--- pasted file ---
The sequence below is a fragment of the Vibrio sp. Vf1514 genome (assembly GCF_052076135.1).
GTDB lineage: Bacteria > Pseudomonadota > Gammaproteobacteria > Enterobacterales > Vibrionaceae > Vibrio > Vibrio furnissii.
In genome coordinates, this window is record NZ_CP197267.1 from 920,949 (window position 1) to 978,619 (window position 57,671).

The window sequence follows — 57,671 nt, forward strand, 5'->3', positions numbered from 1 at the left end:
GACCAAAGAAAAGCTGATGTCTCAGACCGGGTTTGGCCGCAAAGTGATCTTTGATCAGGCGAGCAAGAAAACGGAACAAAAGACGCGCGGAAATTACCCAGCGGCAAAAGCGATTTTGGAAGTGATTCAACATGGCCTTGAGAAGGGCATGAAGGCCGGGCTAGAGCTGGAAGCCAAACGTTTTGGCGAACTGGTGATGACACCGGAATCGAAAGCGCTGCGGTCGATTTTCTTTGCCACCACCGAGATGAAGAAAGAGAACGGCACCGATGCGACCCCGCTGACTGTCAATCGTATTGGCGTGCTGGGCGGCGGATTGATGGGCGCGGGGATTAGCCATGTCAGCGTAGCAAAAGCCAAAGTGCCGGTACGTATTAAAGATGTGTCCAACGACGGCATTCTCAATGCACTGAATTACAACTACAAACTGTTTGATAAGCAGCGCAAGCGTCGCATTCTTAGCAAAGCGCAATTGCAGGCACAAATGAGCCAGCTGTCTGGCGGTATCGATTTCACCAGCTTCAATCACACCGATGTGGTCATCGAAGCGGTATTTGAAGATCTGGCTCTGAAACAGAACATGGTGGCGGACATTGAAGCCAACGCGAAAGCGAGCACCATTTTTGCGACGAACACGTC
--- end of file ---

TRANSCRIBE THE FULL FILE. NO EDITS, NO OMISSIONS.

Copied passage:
The sequence below is a fragment of the Vibrio sp. Vf1514 genome (assembly GCF_052076135.1).
GTDB lineage: Bacteria > Pseudomonadota > Gammaproteobacteria > Enterobacterales > Vibrionaceae > Vibrio > Vibrio furnissii.
In genome coordinates, this window is record NZ_CP197267.1 from 920,949 (window position 1) to 978,619 (window position 57,671).

The window sequence follows — 57,671 nt, forward strand, 5'->3', positions numbered from 1 at the left end:
GACCAAAGAAAAGCTGATGTCTCAGACCGGGTTTGGCCGCAAAGTGATCTTTGATCAGGCGAGCAAGAAAACGGAACAAAAGACGCGCGGAAATTACCCAGCGGCAAAAGCGATTTTGGAAGTGATTCAACATGGCCTTGAGAAGGGCATGAAGGCCGGGCTAGAGCTGGAAGCCAAACGTTTTGGCGAACTGGTGATGACACCGGAATCGAAAGCGCTGCGGTCGATTTTCTTTGCCACCACCGAGATGAAGAAAGAGAACGGCACCGATGCGACCCCGCTGACTGTCAATCGTATTGGCGTGCTGGGCGGCGGATTGATGGGCGCGGGGATTAGCCATGTCAGCGTAGCAAAAGCCAAAGTGCCGGTACGTATTAAAGATGTGTCCAACGACGGCATTCTCAATGCACTGAATTACAACTACAAACTGTTTGATAAGCAGCGCAAGCGTCGCATTCTTAGCAAAGCGCAATTGCAGGCACAAATGAGCCAGCTGTCTGGCGGTATCGATTTCACCAGCTTCAATCACACCGATGTGGTCATCGAAGCGGTATTTGAAGATCTGGCTCTGAAACAGAACATGGTGGCGGACATTGAAGCCAACGCGAAAGCGAGCACCATTTTTGCGACGAACACGTC